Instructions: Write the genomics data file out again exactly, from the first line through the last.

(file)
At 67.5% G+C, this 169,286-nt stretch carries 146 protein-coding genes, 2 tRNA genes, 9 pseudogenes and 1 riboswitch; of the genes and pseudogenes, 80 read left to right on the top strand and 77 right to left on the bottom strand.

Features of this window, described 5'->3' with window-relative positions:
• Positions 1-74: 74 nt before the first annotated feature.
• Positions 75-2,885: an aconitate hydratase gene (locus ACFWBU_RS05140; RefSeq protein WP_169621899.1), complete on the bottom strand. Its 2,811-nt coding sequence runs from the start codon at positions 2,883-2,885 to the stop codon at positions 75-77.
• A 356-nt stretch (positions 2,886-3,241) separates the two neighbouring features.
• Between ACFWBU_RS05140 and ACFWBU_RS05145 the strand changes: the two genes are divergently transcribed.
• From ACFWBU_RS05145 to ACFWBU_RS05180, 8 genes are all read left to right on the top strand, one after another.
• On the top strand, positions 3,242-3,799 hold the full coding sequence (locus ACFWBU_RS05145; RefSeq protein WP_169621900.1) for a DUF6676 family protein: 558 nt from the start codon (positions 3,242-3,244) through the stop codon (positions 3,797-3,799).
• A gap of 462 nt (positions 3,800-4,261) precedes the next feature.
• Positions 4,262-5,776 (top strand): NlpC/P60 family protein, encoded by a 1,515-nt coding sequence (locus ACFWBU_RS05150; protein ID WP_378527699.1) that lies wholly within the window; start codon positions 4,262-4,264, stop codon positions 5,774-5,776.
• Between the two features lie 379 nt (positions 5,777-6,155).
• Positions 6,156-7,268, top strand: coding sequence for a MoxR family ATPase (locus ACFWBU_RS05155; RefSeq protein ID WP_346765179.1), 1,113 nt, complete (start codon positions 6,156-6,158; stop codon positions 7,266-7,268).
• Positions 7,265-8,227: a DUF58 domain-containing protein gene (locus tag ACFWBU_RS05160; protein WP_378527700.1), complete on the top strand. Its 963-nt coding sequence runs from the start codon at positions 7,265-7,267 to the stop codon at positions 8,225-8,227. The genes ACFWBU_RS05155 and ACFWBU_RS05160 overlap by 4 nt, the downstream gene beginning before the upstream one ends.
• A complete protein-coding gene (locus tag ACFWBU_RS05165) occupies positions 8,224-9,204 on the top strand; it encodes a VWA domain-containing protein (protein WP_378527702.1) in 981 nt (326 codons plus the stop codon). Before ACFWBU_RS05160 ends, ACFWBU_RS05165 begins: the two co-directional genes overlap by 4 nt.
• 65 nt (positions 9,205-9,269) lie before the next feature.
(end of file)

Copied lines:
At 67.5% G+C, this 169,286-nt stretch carries 146 protein-coding genes, 2 tRNA genes, 9 pseudogenes and 1 riboswitch; of the genes and pseudogenes, 80 read left to right on the top strand and 77 right to left on the bottom strand.

Features of this window, described 5'->3' with window-relative positions:
• Positions 1-74: 74 nt before the first annotated feature.
• Positions 75-2,885: an aconitate hydratase gene (locus ACFWBU_RS05140; RefSeq protein WP_169621899.1), complete on the bottom strand. Its 2,811-nt coding sequence runs from the start codon at positions 2,883-2,885 to the stop codon at positions 75-77.
• A 356-nt stretch (positions 2,886-3,241) separates the two neighbouring features.
• Between ACFWBU_RS05140 and ACFWBU_RS05145 the strand changes: the two genes are divergently transcribed.
• From ACFWBU_RS05145 to ACFWBU_RS05180, 8 genes are all read left to right on the top strand, one after another.
• On the top strand, positions 3,242-3,799 hold the full coding sequence (locus ACFWBU_RS05145; RefSeq protein WP_169621900.1) for a DUF6676 family protein: 558 nt from the start codon (positions 3,242-3,244) through the stop codon (positions 3,797-3,799).
• A gap of 462 nt (positions 3,800-4,261) precedes the next feature.
• Positions 4,262-5,776 (top strand): NlpC/P60 family protein, encoded by a 1,515-nt coding sequence (locus ACFWBU_RS05150; protein ID WP_378527699.1) that lies wholly within the window; start codon positions 4,262-4,264, stop codon positions 5,774-5,776.
• Between the two features lie 379 nt (positions 5,777-6,155).
• Positions 6,156-7,268, top strand: coding sequence for a MoxR family ATPase (locus ACFWBU_RS05155; RefSeq protein ID WP_346765179.1), 1,113 nt, complete (start codon positions 6,156-6,158; stop codon positions 7,266-7,268).
• Positions 7,265-8,227: a DUF58 domain-containing protein gene (locus tag ACFWBU_RS05160; protein WP_378527700.1), complete on the top strand. Its 963-nt coding sequence runs from the start codon at positions 7,265-7,267 to the stop codon at positions 8,225-8,227. The genes ACFWBU_RS05155 and ACFWBU_RS05160 overlap by 4 nt, the downstream gene beginning before the upstream one ends.
• A complete protein-coding gene (locus tag ACFWBU_RS05165) occupies positions 8,224-9,204 on the top strand; it encodes a VWA domain-containing protein (protein WP_378527702.1) in 981 nt (326 codons plus the stop codon). Before ACFWBU_RS05160 ends, ACFWBU_RS05165 begins: the two co-directional genes overlap by 4 nt.
• 65 nt (positions 9,205-9,269) lie before the next feature.